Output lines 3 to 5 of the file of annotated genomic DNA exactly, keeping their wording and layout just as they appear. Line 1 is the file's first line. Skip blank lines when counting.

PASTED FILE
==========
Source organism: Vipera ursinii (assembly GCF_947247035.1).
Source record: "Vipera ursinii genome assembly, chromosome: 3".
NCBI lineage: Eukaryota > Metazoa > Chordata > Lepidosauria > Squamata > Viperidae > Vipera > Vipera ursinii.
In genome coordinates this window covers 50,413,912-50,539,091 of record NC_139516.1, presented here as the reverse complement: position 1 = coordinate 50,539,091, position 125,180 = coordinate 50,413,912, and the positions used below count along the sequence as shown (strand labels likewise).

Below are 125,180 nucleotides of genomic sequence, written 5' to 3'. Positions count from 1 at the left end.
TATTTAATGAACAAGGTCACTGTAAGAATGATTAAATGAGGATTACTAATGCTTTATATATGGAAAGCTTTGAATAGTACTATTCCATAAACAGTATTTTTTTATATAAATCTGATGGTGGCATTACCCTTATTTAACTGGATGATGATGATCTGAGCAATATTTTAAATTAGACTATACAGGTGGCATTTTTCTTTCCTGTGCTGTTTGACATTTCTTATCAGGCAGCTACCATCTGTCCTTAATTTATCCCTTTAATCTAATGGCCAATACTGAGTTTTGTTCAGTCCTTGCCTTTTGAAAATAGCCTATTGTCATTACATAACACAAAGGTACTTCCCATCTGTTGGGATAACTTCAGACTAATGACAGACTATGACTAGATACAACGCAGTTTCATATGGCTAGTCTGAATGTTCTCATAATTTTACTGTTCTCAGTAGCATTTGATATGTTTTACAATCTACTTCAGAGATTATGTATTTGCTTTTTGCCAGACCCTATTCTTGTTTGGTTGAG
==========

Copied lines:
NCBI lineage: Eukaryota > Metazoa > Chordata > Lepidosauria > Squamata > Viperidae > Vipera > Vipera ursinii.
In genome coordinates this window covers 50,413,912-50,539,091 of record NC_139516.1, presented here as the reverse complement: position 1 = coordinate 50,539,091, position 125,180 = coordinate 50,413,912, and the positions used below count along the sequence as shown (strand labels likewise).

Below are 125,180 nucleotides of genomic sequence, written 5' to 3'. Positions count from 1 at the left end.